Etymology
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post (v.4)

"to put up bail money," 1781, from one of the nouns post, but which one is uncertain. Related: Posted; posting.

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sentimentalist (n.)

"one guided by mere sentiment; one who lets sentiment predominate over reason," 1768, from sentimental + -ist.

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coat of arms (n.)

mid-14c., also simply coat (mid-14c.); originally a tunic embroidered or painted with heraldic armorial bearings (worn over armor, etc); see coat (n.) + arm (n.2) and compare Old French cote a armer. Sense transferred in Middle English to the heraldic arms themselves. Hence turncoat, one who put his coat on inside-out to hide the badge of his loyalty (1550s).

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oversell (v.)

also over-sell, 1879, "sell more than one can deliver," from over- + sell (v.). Figurative sense of "make unrealistic or excessive claims for" is by 1928.

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overachiever (n.)

also over-achiever, "one who achieves more than is expected,"  by 1946 in education publications, from over- + agent noun of achieve (v.). Related: Overachieve; overachieving; overachievement.

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addict (n.)

"one given over to some practice," 1909, first in reference to morphine, from addict (v.).

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dot (v.)

1740, "mark with a dot or dots," from dot (n.). Sense of "mark or diversify with small, detached objects" is by 1818. Sense of "put a dot over (the letter i)" is by 1833. Related: Dotted; dotting. Dotted line is by 1690s.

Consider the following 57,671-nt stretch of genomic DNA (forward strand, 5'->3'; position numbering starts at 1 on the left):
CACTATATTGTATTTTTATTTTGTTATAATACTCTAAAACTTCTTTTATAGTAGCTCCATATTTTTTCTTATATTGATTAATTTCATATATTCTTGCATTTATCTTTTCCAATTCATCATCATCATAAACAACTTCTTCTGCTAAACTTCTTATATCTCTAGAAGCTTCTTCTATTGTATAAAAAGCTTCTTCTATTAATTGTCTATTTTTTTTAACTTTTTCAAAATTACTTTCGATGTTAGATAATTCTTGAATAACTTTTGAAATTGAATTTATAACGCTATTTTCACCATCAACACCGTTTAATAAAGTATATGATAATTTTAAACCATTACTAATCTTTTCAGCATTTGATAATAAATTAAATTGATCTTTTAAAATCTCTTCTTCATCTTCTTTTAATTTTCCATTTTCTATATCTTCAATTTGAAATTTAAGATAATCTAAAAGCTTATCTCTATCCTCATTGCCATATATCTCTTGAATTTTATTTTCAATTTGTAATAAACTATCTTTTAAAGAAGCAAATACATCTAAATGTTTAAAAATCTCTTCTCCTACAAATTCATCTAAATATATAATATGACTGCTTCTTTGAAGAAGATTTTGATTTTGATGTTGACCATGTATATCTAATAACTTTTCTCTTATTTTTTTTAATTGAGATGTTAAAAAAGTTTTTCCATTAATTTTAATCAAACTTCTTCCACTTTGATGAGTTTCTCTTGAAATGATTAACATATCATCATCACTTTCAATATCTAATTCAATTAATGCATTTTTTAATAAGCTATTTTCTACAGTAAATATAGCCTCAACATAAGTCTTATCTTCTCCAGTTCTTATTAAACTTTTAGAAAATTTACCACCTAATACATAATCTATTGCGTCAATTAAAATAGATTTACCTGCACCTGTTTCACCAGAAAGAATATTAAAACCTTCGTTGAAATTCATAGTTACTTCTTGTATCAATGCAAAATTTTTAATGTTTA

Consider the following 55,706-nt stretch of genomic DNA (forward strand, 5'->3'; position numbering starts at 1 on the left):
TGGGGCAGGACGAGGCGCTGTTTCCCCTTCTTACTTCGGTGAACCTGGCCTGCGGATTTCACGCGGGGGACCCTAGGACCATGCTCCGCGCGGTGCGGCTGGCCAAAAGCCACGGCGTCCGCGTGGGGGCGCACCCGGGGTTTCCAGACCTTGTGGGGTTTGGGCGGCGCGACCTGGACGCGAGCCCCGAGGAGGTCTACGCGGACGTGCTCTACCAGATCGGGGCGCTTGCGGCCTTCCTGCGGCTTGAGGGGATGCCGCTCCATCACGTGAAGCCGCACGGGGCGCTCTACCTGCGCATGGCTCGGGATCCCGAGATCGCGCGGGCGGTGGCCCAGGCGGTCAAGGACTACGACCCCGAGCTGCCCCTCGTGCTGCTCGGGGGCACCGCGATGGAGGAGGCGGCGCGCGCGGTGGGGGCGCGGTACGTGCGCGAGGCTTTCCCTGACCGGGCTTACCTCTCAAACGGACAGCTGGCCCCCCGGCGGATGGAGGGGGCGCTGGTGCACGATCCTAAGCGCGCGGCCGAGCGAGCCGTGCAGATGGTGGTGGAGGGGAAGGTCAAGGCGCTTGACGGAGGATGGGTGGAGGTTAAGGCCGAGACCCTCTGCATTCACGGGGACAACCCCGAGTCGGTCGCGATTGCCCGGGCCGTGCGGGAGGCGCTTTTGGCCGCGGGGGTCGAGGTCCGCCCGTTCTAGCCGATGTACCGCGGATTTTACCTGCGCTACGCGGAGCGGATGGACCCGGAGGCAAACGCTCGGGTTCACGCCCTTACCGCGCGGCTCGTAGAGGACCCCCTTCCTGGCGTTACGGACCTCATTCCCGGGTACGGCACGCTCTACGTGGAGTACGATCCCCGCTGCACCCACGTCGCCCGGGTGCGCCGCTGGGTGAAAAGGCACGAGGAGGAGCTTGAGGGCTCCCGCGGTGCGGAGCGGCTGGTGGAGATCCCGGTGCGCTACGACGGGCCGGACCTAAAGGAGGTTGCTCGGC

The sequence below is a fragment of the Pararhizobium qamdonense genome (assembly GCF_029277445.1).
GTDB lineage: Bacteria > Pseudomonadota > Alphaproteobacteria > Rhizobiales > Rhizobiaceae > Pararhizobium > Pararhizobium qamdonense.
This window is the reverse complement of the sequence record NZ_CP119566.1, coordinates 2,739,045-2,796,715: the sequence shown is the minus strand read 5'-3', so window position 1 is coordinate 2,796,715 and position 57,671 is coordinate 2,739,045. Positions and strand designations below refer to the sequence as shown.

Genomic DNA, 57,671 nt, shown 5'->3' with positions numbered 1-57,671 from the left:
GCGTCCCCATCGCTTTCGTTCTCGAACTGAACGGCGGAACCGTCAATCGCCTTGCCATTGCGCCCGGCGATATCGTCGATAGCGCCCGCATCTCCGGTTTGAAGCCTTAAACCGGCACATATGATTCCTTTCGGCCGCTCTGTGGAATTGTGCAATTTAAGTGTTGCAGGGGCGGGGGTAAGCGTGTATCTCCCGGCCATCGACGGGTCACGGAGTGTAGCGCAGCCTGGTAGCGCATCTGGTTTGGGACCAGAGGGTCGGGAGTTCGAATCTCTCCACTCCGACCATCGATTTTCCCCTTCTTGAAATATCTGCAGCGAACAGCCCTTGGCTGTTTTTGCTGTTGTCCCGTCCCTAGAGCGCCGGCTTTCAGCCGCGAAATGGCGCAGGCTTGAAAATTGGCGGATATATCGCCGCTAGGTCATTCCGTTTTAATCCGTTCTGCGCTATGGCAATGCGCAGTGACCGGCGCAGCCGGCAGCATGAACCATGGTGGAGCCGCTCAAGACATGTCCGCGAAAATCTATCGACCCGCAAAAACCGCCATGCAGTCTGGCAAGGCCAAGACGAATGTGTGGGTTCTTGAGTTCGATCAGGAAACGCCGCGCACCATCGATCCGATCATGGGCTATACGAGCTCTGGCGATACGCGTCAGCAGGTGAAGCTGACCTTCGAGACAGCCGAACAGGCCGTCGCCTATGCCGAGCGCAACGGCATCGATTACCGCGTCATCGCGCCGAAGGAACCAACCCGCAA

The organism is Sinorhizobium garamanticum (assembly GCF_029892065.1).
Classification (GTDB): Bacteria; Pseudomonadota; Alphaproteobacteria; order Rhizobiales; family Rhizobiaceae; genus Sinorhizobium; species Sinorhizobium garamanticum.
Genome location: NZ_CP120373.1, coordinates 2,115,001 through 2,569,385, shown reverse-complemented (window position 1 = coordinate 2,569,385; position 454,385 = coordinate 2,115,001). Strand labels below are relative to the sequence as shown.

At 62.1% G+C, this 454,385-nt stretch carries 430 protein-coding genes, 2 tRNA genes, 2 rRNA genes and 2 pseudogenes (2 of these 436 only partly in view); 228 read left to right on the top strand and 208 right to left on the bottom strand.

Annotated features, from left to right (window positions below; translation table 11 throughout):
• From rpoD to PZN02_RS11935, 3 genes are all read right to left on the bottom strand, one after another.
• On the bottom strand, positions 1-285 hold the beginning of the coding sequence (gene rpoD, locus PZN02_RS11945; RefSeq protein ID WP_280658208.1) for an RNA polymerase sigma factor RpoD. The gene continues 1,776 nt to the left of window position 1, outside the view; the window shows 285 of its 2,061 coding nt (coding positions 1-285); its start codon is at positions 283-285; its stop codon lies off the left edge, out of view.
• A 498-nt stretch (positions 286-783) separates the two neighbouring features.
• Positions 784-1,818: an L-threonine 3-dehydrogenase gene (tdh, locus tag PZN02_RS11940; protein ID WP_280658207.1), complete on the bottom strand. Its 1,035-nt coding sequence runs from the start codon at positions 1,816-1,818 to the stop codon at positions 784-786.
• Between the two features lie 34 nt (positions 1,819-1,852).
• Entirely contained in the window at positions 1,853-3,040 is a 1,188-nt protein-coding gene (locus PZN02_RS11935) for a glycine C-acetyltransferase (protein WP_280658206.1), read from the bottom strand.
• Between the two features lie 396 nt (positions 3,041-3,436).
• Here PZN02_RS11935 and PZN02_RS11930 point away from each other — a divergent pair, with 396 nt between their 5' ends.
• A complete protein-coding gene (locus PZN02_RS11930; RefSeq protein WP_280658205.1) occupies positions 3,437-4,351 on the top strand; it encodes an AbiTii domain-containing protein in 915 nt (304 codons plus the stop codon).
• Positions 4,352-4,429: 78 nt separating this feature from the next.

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overlap (n.)

"the lapping of one thing over another; thing or part which overlaps," 1813, from overlap (v.).

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translate (v.)
Origin and meaning of translate

early 14c., "to remove from one place to another," also "to turn from one language to another," from Old French translater and directly from Latin translatus "carried over," serving as past participle of transferre "to bring over, carry over" (see transfer), from trans "across, beyond" (see trans-) + lātus "borne, carried" (see oblate (n.)). Related: Translated; translating. A similar notion is behind the Old English word it replaced, awendan, from wendan "to turn, direct" (see wend).

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authoritarian (adj.)

"favoring imposed order over freedom," 1862, from authority + -an. Compare authoritative, which originally had this meaning to itself. The noun in the sense of "one advocating or practicing the principle of authority over individual freedom" is from 1859.

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